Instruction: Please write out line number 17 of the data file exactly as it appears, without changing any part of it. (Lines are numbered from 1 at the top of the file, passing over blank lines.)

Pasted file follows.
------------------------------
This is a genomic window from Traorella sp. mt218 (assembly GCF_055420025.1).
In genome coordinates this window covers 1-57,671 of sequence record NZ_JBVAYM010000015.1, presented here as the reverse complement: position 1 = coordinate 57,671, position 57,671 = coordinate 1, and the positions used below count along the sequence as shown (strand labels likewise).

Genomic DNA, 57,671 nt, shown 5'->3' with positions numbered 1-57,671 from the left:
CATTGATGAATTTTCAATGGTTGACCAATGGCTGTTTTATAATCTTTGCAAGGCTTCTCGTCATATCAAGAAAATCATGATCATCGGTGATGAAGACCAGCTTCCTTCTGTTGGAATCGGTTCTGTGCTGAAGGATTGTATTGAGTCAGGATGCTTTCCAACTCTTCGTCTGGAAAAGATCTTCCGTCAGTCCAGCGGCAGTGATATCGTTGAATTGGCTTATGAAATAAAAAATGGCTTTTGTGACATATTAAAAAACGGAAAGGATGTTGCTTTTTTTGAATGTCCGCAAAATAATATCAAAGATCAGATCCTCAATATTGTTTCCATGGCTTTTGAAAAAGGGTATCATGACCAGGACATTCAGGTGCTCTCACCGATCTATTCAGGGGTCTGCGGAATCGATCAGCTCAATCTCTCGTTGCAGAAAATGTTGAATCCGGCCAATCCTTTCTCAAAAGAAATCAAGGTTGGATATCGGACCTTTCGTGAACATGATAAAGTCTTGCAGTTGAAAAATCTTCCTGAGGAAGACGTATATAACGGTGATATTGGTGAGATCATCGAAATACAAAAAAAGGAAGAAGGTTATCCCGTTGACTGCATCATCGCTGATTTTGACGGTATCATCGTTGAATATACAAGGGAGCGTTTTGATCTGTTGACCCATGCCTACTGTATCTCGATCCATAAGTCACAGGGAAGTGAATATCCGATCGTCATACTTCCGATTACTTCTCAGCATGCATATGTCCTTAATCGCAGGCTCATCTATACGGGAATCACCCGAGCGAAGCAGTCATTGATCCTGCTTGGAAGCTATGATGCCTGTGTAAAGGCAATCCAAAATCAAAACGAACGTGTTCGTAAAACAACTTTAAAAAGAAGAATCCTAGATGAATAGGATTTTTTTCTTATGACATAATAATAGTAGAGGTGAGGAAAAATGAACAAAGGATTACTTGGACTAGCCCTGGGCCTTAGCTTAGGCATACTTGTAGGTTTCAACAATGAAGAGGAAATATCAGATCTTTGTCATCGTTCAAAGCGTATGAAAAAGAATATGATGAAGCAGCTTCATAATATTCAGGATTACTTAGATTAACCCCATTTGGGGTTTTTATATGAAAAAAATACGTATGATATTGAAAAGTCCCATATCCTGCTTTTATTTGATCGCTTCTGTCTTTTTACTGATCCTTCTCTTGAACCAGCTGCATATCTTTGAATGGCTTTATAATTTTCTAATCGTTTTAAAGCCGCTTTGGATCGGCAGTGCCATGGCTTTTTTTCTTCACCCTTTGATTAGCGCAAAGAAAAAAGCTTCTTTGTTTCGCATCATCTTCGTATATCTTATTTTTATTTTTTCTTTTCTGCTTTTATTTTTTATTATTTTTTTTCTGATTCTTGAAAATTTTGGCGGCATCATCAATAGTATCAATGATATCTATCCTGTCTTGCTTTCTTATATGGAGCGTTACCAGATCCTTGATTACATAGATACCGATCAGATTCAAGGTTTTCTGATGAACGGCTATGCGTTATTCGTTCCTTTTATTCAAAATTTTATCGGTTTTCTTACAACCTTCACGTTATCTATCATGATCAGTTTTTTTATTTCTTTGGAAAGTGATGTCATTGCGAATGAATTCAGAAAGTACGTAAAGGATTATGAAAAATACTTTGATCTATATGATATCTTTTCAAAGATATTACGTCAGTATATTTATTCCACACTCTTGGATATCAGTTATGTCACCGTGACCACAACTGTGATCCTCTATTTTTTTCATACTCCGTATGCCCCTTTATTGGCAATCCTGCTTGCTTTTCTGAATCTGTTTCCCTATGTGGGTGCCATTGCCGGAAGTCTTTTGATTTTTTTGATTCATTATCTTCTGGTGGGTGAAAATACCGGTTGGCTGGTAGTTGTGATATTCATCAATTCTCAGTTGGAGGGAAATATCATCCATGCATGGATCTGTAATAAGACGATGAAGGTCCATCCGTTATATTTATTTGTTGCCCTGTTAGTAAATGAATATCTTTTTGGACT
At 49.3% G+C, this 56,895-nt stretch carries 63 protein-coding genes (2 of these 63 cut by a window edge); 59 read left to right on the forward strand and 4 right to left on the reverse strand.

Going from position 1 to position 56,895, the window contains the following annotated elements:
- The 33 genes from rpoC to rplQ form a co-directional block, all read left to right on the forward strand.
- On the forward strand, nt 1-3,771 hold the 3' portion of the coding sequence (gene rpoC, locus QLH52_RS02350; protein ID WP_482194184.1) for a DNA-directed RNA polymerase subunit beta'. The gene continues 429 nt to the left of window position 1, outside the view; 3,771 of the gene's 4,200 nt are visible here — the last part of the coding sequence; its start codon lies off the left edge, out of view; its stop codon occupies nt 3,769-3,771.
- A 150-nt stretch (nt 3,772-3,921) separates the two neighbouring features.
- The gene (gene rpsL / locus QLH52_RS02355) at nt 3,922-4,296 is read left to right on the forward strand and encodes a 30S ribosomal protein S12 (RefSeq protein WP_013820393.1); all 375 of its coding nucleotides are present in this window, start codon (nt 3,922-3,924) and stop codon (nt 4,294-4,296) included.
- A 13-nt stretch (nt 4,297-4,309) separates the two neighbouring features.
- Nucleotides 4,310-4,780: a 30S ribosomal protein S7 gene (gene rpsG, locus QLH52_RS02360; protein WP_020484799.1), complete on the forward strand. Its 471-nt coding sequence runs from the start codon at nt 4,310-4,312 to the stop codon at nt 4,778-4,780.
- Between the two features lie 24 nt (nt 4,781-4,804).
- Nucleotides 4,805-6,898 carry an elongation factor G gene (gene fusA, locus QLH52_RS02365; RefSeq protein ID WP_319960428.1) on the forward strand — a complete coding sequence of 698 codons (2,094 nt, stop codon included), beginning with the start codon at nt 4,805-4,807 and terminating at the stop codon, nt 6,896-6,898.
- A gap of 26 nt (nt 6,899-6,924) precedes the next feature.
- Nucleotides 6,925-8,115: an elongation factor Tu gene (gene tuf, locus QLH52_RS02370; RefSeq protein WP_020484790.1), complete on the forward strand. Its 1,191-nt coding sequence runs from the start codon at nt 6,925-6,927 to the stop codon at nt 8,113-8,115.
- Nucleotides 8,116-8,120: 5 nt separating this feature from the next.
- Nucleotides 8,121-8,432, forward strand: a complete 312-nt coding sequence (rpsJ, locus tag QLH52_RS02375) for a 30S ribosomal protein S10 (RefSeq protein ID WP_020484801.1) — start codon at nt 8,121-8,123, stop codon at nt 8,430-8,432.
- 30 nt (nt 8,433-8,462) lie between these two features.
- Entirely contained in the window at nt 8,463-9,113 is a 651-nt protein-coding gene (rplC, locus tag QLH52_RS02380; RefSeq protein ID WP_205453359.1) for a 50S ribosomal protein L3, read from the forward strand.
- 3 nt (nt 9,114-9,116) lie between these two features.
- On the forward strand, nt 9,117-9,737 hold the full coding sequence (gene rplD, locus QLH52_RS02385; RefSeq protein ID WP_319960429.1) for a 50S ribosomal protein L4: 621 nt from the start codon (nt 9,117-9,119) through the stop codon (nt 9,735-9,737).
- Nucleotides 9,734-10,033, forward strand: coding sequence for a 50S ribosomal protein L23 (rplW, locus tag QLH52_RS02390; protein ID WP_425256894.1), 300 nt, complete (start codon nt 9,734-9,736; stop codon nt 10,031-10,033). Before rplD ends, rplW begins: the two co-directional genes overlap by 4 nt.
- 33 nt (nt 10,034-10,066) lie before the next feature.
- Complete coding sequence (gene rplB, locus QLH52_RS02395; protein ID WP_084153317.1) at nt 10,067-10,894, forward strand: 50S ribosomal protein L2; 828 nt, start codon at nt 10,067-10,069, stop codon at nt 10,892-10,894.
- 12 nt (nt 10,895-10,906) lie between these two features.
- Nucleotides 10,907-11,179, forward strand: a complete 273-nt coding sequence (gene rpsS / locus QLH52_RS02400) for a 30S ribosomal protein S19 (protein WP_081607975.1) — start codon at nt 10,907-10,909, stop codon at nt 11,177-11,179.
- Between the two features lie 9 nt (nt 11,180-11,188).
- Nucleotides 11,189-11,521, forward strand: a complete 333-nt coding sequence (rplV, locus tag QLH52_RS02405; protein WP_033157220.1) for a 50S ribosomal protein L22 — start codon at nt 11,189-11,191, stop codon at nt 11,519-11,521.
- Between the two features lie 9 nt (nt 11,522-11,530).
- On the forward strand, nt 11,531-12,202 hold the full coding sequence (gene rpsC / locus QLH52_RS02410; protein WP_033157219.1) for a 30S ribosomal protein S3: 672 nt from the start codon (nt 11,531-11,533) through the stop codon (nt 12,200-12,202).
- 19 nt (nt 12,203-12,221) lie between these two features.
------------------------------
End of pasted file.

- Nucleotides 8,116-8,120: 5 nt separating this feature from the next.